Acoustic VS Electric Drums – Which Is Better?

For many years, there’s a debate between acoustic vs electric drums. Which is better? Which sounds better? Why drummers prefer acoustic drums?

I will share with you my honest opinion about which one I believe is better for mixing and home recording studio purposes.

Recording With Acoustic Drums

To get a great sound with acoustic drums is difficult.

Taking into consideration one of the laws of mixing that the “80% of a great sound comes from the source of the sound” then we can easily say that in order to get a great sound we need:

  • Expensive and High-Quality Drums: Each and every part of the drum kit must be of high quality.
  • Expensive – High Quality Mics, for each and every seperate drum and lots of room mics to capture the room sound and use it in our mix.
  • A Custom Made Room that we must have spent thousands of dollars for proper acoustic treatment and soundproofing. (lots of bands move abroad to record their drums in specific studios just for the sound that their specific ROOM MICS have to offer!)
  • Lots of cables, room to place the drums, room for the console that will support this complex connectivity.
  • And the list goes on and on…

Electronic Drums VS Acoustic Drums

Acoustic VS Electric Drums

The Reasons I Prefer Electronic Drums As a Music Producer

Today’s music technology is superb.

It’s so easy for someone with a home studio to own all of the above, to achieve a $10.000+ drum sound in his mixes and he can even sell that sound – or give it away – as sound samples.

With just 2-3 clicks we can have professional sounding drum sounds and the quality of our mix can easily make the listener think that we recorded the drums in a professional recording studio.

Even the most famous producers that don’t have financial problems, like to use samples, so they can create new sounds, experiment or even save time creating a specific sound from scratch. They just load the sample and they are ready to go!

I think there’s a misunderstanding about the electronic drums and I think this misunderstanding comes from the drum players themselves.

They claim that they prefer acoustic drums cause they love the way the drum hit feels when the drum stick hits the drums, which is something that I cannot disagree with.

While I do agree with the above though, we must not forget that we can find in the market fantastic electronic drum kits that instead of their usual “plastic” feel they have the acoustic kit feel.

As you can imagine, the prices for these kits are beyond cheap… But they really worth it! Especially for production purposes they really really rock.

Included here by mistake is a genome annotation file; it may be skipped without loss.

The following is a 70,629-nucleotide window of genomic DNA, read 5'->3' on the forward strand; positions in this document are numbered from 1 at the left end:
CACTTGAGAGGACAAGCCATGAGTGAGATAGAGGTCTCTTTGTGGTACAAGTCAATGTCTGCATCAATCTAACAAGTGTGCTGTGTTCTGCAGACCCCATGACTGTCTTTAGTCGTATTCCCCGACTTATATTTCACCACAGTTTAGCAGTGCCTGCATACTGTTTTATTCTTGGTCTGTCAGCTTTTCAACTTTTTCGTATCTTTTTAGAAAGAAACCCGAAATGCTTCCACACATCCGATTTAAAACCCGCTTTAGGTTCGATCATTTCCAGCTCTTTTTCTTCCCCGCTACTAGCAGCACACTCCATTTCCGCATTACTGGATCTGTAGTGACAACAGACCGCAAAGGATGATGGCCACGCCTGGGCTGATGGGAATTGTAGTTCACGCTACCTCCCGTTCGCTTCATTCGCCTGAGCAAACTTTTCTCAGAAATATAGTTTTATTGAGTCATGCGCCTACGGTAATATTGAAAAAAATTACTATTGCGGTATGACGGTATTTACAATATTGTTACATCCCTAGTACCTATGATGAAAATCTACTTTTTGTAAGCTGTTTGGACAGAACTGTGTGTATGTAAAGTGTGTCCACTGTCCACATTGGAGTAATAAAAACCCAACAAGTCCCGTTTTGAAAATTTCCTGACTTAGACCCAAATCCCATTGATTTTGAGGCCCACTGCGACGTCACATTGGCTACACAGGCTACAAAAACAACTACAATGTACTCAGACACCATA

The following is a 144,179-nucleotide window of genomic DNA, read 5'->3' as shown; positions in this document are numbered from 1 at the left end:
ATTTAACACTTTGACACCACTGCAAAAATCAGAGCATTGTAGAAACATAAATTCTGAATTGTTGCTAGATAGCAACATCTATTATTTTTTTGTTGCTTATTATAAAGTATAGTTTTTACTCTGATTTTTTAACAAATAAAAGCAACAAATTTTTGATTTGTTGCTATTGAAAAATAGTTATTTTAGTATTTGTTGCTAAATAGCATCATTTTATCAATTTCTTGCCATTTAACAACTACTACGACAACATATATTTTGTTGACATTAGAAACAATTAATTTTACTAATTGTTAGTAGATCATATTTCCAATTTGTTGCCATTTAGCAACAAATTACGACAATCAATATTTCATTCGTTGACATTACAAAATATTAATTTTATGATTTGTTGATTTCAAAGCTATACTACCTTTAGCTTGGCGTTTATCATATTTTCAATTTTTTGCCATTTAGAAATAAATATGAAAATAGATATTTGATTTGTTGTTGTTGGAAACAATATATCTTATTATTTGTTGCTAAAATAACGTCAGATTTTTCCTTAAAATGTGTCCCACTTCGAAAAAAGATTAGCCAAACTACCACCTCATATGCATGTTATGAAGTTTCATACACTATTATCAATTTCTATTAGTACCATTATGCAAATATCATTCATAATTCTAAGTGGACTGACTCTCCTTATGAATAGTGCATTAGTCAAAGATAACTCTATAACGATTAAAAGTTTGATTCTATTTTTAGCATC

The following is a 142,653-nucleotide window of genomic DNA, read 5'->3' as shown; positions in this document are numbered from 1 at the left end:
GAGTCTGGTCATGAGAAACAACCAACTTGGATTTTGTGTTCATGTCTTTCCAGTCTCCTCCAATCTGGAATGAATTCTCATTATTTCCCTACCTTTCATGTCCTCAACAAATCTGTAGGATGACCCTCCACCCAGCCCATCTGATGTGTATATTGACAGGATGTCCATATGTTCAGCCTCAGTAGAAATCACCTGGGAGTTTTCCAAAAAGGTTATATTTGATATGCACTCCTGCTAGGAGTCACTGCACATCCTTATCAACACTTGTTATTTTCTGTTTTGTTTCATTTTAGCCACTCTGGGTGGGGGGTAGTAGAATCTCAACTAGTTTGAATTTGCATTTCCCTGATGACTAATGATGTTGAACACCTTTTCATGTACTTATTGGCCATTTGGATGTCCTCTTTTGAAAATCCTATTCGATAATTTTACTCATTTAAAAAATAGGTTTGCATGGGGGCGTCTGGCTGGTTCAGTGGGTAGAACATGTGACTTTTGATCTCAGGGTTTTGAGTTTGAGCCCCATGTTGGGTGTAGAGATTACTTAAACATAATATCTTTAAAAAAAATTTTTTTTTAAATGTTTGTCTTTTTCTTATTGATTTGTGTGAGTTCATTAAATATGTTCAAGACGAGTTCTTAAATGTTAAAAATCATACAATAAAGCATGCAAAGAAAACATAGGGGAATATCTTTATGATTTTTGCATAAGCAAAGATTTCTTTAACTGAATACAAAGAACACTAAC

We help the drummer to play on an electronic drum kit the… “acoustic” way, plus we have the professional sound we’re looking for without the drawbacks I’ve mentioned before (thousands of dollars for cables, drum kit, room, soundproofing etc)

Electronic Drums Are Acoustic Drums Inside A Sample

When people hear the phrase “electronic drums” it comes to their mind a weird, fake, not polished drum sound.

These days are over though. We live in 2015 and we need to realize that the way we record, mix and master evolves too.

What I am doing right now is to let my drummers record on acoustic drums because they are used to them. I also have the opportunity to record with high quality drum kits, but I like to experiment.

I keep 70% of the sound that the acoustic kit provides me with and I can also use some high quality professional sounding samples. The result? Outstanding!

Drum Recording Engineers Think The Exact Opposite

I know I’ll probably be bashed with some “learn how to mic” and “recording drums is becoming a lost art with all these s***ty samples” comments by drum recording engineers.

I will be real. Recording drums IS an art, never doubt it that.

But not every single person in the world needs, wants or even gives a damn about learning that art. Music producers that compose orchestral music with kontakt libraries just want to get the job done, as quickly as possible with the highest audio quality.

Think about it: If you bash someone for not recording his own drums and call him names or “not being experienced enough” because he’s using samples, should we apply the same logic we should all own a damn orchestra in our studio and player-slaves waiting for our inspiration to strike, instead of just using kontant libraries.

If it wasn’t for samples, most people wouldn’t even respect or know the hard work that drum recording engineers put! Samples don’t take your job as a drum recording engineer, on the contrary it kinda enforces you to be better and steps up your game.

If you’re sure that you rock as a drum recording engineer then just create your own samples and show them of to the world. Use some promotion methods to the right audience and if your samples are really worth and sell, then you wouldn’t complain about this “lost art” right?

Step up your game just like CLA and Steven Slate did…

Here’s a video that shows us that electronic drums are in fact acoustic drums inside a sample.

Yeah the sound of the “old era” of the electronic drums was poor and unprofessional. But now we can have a professional sounding acoustic kit… saved in our hard disc drive!

Dirk Verbeuren (Soilwork Drummer) performing
Soilwork’s “Leech” on an e-kit.

What are your thoughts about acoustic vs electric drums? Leave a comment below!

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8 thoughts on “Acoustic VS Electric Drums – Which Is Better?

  1. Paschalis Post authorReply

    Something I forgot to add.

    I am not saying that the acoustic drums suck. I love acoustic drums and no electronic kit can replace them as far as we talk about the playing feel.

    But if we talk about recording in home studios then electronic drums are a life savior for you.